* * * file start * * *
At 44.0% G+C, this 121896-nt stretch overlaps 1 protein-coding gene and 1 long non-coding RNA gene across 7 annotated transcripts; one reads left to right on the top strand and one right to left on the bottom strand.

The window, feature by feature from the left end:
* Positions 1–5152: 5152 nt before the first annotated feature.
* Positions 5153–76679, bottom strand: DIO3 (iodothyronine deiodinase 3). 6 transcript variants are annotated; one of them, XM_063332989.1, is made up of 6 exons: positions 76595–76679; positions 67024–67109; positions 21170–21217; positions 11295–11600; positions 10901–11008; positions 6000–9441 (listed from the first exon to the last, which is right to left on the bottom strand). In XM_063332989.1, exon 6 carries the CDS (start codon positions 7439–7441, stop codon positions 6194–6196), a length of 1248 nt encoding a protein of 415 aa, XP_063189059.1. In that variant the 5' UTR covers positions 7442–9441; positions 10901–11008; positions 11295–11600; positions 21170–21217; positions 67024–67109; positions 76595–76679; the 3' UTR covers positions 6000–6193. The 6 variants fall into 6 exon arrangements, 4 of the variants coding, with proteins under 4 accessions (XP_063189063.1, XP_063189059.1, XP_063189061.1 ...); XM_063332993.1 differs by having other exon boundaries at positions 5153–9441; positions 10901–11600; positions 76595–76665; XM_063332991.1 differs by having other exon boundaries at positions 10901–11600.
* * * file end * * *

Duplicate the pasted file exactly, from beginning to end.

At 44.0% G+C, this 121896-nt stretch overlaps 1 protein-coding gene and 1 long non-coding RNA gene across 7 annotated transcripts; one reads left to right on the top strand and one right to left on the bottom strand.

The window, feature by feature from the left end:
* Positions 1–5152: 5152 nt before the first annotated feature.
* Positions 5153–76679, bottom strand: DIO3 (iodothyronine deiodinase 3). 6 transcript variants are annotated; one of them, XM_063332989.1, is made up of 6 exons: positions 76595–76679; positions 67024–67109; positions 21170–21217; positions 11295–11600; positions 10901–11008; positions 6000–9441 (listed from the first exon to the last, which is right to left on the bottom strand). In XM_063332989.1, exon 6 carries the CDS (start codon positions 7439–7441, stop codon positions 6194–6196), a length of 1248 nt encoding a protein of 415 aa, XP_063189059.1. In that variant the 5' UTR covers positions 7442–9441; positions 10901–11008; positions 11295–11600; positions 21170–21217; positions 67024–67109; positions 76595–76679; the 3' UTR covers positions 6000–6193. The 6 variants fall into 6 exon arrangements, 4 of the variants coding, with proteins under 4 accessions (XP_063189063.1, XP_063189059.1, XP_063189061.1 ...); XM_063332993.1 differs by having other exon boundaries at positions 5153–9441; positions 10901–11600; positions 76595–76665; XM_063332991.1 differs by having other exon boundaries at positions 10901–11600.